While much of the 2020 news cycle was dominated by unforeseen crises, prompting Merriam-Webster to formally acknowledge the term doomscrolling, a more familiar topic that has come back into the headlines with gusto is technology regulations.
Over the past couple weeks, the US Department of Justice charged Google with anti-competitive practices, EU regulators are putting together a “hit list” of tech companies that will be subjected to stricter rules and Australia is considering laws that would require Facebook as well as Google to pay local media outlets to share their news.
In Snow’s latest survey of 1,000 IT leaders and 3,000 employees, we found that the vast majority of both groups support these measures, but that their feelings about tech regulation have also evolved over the past year.
In recent years, conversations have significantly increased on technology regulations around the world and the need to better reflect or protect our digital lifestyles. The rapid pace of technology innovation, increasing reliance on data as the foundation of many businesses and growing severity of cybersecurity threats have raised serious questions over whether current policies are sufficient. And many countries have found that the resounding answer is no.
Much of this talk was put on pause while the technology industry, businesses, governments and individuals alike responded to the coronavirus and tried to make sense of the uncertainty. But as the pandemic continues to linger, many countries are resuming their reviews of technology regulations. Just like GDPR a few years ago, the continued debate and potential resulting regulations could have lasting impacts for many organizations on areas like the overall costs of technology or introduce new compliance mandates. Ultimately, despite a patchwork of rules from various countries or the potentially short shelf lives of some policies (like the recently rejected US-EU data transfer agreement), it’s important for IT leaders to stay informed on potential regulations. It is also critical that they have comprehensive visibility of their networks, and a sense for employee sentiment and behavior, to understand how these laws could impact their business or technology strategy.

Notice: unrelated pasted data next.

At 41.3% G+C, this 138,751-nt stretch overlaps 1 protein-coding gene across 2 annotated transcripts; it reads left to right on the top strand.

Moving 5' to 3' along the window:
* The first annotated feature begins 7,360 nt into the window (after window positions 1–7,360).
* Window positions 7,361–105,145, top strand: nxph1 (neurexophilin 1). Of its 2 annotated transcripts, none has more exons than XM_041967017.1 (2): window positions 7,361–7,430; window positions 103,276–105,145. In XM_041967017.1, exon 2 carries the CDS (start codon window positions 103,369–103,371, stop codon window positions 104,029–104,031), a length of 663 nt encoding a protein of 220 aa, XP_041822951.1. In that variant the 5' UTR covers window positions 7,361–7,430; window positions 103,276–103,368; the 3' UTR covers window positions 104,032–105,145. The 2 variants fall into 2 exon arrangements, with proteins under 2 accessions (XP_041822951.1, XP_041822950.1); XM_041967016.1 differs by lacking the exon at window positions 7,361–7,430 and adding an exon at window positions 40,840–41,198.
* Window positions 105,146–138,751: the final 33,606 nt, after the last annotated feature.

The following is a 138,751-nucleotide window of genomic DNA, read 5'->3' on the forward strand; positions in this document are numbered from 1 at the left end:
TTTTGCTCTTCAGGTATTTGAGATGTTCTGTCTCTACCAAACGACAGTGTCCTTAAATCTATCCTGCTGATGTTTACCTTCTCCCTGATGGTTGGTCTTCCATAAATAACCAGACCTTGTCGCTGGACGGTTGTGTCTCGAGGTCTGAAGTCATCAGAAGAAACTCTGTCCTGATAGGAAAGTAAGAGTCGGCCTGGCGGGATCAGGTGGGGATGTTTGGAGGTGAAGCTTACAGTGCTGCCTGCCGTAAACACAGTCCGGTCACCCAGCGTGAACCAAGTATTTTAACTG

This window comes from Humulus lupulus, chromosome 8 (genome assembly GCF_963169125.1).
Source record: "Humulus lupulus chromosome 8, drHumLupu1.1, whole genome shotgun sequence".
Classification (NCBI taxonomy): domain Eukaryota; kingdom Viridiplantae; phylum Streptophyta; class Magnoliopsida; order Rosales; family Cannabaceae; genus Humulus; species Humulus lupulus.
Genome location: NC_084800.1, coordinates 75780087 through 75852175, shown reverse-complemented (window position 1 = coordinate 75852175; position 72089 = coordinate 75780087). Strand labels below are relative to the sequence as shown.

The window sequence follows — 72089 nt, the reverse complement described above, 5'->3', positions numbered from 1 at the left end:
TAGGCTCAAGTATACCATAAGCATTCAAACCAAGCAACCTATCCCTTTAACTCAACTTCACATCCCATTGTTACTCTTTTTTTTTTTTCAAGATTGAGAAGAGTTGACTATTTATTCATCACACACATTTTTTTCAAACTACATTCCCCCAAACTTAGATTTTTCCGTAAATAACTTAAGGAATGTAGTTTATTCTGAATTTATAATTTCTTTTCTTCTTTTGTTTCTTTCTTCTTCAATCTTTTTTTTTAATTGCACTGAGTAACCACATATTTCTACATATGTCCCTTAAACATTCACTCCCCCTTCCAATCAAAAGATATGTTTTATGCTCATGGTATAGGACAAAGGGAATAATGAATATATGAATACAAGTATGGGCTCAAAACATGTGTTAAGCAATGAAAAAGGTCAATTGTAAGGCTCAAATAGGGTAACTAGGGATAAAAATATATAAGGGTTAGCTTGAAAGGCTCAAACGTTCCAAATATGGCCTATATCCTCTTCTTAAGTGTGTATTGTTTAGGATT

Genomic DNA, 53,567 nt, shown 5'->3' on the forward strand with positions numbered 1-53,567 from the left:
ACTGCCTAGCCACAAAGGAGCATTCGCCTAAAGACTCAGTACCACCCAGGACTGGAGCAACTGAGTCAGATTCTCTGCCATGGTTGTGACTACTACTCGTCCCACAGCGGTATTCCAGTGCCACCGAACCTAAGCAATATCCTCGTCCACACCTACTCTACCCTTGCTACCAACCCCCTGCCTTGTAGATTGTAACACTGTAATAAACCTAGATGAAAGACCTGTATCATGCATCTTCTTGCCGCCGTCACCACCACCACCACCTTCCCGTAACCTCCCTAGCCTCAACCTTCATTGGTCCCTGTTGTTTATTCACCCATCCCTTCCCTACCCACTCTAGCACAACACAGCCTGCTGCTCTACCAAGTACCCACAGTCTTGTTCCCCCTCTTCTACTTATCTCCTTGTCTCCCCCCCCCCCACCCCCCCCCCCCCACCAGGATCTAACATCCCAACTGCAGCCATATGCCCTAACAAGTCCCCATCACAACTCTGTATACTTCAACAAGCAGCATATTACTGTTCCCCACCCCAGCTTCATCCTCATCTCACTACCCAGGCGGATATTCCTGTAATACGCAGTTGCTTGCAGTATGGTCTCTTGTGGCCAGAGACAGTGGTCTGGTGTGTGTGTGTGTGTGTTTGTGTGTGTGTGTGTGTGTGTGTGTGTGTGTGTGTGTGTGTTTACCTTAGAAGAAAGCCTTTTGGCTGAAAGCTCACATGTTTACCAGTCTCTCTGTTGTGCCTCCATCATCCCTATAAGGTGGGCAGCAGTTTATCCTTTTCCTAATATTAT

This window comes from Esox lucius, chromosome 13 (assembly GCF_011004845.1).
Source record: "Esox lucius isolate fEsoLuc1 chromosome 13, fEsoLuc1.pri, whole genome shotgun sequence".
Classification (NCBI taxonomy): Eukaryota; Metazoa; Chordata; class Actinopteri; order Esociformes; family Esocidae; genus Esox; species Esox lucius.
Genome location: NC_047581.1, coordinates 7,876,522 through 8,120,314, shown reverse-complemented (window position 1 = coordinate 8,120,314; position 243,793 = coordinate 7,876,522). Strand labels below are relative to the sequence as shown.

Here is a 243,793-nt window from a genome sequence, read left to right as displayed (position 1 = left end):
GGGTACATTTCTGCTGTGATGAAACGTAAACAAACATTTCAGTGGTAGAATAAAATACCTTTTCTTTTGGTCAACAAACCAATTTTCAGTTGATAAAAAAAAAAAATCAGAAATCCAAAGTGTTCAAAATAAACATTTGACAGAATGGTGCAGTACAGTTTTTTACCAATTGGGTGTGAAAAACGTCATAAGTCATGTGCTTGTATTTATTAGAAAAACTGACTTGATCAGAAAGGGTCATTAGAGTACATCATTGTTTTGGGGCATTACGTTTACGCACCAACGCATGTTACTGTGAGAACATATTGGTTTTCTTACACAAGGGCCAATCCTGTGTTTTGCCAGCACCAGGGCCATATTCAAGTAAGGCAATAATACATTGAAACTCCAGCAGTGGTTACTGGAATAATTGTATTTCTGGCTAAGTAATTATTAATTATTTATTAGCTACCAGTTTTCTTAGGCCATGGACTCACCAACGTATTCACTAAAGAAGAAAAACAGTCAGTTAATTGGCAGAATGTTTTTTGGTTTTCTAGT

A growing majority believes more regulation is needed
For Snow’s upcoming 2021 IT Priorities Report, we polled a sample of global IT leaders and employees to determine current challenges faced over the past 12 months and learn how organizations are adapting their technology priorities moving forward. One area we asked about was technology regulations, which we compared to similar questions presented in our 2019 global worker survey.
In 2019, 74% of employees said that the technology industry needed more regulations. Looking at the 2020 global data, 94% of IT leaders and 82% of employees said that they believe more regulations were needed. Of those who do want to see more tech regulations, the two leading areas were data protection (54% IT leaders / 46% employees) and cybersecurity (54% IT / 42% employees).
For IT leaders, concerns vary by region